In 1970, women in Saudi Arabia had on average 7.2 children. By the 1980s, the figure had fallen to 6.2 children, but even as late as 1994, the average number of births for each woman was 6.1. By 2010, the last time Riyadh performed a census of the population, the fertility rate had fallen to just over three births.

Although the drop has been dramatic, Saudi women still have more children on average than those in more developed countries of the Mena region. Only Yemeni, Iraqi and Syrian women have more children than their Saudi counterparts, according to the UN.

“Saudi Arabia is kind of a special case,” says Gerhard Heilig, director of the UN’s Population Division. “They had a policy of high fertility even in the 1990s, when other countries in the region were easing off. The policy at a government level was one of high fertility.”

An increasing number of the children born in the kingdom are also making it through to childhood. In 1970, an estimated 204 out of 1,000 Saudi babies died before they had seen out their first year. By the 1990s, the infant mortality rate had dropped to 30. At the time of the last census, the rate was 19 deaths for each 1,000 births.

This is still far higher than in other GCC states such as the UAE, where only 7 in 1,000 children die in their first year, or even Oman or Qatar, where the infant mortality rate is 9 in 1,000. But it is far better than the rate in countries with similar levels of fertility. For example, 53 in 1,000 Yemeni babies die in their first year.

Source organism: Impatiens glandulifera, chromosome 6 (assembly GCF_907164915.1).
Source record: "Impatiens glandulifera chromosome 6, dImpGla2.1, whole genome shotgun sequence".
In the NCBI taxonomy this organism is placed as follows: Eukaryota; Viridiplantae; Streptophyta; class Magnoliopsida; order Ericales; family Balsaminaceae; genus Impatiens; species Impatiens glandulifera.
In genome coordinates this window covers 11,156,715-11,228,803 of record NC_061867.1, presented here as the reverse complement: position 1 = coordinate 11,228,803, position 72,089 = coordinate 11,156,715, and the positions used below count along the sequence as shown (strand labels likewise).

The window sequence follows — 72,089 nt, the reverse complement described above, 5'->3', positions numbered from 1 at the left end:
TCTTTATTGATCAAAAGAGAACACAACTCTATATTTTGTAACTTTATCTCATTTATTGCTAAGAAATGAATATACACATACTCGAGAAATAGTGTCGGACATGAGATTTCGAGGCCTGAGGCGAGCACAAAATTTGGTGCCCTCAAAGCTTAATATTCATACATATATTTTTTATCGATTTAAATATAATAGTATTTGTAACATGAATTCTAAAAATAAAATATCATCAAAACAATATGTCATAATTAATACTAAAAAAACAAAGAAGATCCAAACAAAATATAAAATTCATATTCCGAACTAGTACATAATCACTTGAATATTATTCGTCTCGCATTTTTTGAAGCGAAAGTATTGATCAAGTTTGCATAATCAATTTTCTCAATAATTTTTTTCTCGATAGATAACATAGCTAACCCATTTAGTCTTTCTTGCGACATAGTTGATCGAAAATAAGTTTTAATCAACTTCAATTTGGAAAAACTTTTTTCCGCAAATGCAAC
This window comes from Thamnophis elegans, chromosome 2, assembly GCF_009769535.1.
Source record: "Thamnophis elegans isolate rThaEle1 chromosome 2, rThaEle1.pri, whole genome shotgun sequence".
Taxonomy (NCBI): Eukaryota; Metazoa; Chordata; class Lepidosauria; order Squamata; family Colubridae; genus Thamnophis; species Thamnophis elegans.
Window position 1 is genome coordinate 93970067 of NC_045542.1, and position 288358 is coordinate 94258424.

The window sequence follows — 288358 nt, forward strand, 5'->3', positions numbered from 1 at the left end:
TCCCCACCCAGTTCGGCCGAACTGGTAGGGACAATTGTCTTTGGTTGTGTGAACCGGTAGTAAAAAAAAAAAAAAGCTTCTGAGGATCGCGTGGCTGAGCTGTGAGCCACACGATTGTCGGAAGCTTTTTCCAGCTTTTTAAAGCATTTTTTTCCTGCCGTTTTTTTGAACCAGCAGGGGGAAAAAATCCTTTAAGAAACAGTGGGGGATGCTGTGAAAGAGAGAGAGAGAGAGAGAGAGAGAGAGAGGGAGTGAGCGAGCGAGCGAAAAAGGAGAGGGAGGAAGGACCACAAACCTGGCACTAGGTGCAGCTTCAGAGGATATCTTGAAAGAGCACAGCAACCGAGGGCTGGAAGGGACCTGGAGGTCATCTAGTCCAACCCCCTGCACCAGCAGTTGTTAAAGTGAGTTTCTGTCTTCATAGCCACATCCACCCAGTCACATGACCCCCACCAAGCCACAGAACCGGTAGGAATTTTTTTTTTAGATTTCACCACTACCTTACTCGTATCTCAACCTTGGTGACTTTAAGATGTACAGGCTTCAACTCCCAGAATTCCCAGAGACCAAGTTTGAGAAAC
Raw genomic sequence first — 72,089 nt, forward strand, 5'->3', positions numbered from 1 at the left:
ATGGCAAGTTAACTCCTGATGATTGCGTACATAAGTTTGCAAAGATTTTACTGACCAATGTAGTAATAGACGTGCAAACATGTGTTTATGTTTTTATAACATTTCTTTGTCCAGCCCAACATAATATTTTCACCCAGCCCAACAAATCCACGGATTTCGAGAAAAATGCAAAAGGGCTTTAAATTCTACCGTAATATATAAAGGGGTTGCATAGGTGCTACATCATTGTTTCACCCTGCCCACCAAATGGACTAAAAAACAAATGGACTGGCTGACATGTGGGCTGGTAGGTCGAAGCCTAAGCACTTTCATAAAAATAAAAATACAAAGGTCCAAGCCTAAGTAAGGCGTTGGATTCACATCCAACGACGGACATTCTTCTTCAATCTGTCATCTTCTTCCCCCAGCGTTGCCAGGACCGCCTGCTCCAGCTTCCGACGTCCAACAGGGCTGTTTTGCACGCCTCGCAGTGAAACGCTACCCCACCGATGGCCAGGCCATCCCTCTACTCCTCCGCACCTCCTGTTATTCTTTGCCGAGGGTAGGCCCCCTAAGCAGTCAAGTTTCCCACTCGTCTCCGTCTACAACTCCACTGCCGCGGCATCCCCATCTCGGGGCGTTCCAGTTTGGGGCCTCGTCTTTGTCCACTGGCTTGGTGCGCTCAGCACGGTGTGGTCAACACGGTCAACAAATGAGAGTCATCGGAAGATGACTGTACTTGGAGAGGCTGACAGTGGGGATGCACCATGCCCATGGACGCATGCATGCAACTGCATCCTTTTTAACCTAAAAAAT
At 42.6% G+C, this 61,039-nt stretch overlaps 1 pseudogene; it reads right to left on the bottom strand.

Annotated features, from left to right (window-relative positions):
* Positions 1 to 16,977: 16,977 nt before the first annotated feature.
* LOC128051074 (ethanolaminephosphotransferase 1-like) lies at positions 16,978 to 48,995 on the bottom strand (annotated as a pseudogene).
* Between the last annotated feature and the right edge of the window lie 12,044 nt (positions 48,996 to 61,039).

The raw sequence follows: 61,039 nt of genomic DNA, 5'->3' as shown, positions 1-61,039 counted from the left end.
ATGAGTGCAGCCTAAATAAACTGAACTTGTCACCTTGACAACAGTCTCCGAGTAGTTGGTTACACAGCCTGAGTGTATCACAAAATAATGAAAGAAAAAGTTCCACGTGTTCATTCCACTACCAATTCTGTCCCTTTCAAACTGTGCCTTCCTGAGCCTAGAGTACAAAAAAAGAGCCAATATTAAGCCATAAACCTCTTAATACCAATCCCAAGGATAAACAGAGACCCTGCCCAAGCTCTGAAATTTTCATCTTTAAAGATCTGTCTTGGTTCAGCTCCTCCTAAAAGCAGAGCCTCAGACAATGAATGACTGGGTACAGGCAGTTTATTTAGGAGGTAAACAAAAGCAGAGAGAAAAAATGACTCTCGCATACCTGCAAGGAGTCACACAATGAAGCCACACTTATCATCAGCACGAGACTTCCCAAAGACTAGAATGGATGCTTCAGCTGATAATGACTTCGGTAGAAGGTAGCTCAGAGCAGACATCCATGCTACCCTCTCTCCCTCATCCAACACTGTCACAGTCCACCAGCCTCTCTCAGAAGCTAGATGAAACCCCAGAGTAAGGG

Meanwhile, Saudi Arabians also have longer lifespans. In 1950, average life expectancy in the kingdom was about 50 years. Presently, its citizens can reasonably expect to live for an average of 73 years.

Fewer youth

The three factors described by Assad mean that the challenges for policymakers are not just confined to the much-publicised regional youth bulge. Furthermore, according to Heilig, the concept is misunderstood. Saudi Arabia’s youth bulge actually peaked in the 1970s, when 50 per cent of the population was under the age of 17. Currently, half the population is 25 or older.

As a result of the lower fertility rates and improved life expectancy, Saudi Arabia’s population is actually getting older, not younger, while the proportion of 15-25-year-olds has remained largely constant over the past four decades, at about 15-17 per cent of the total population.

“If the whole population is increasing and the number of youths is constant, you don’t have a youth bulge,” says Heilig. “It will actually decline. The issue is the growth in population, not the composition.”

If fertility rates continue to decline, the proportion of 15-25-year-olds in the total population will also continue to decline over the coming decades. But the absolute number of young people will continue to increase. The UN forecasts that the total number of 15-25-year-olds will remain stable until 2020 at about 5 million, before increasing to 6 million in 2040, after which the number of youths will begin to decline to about 5.4 million in 2050.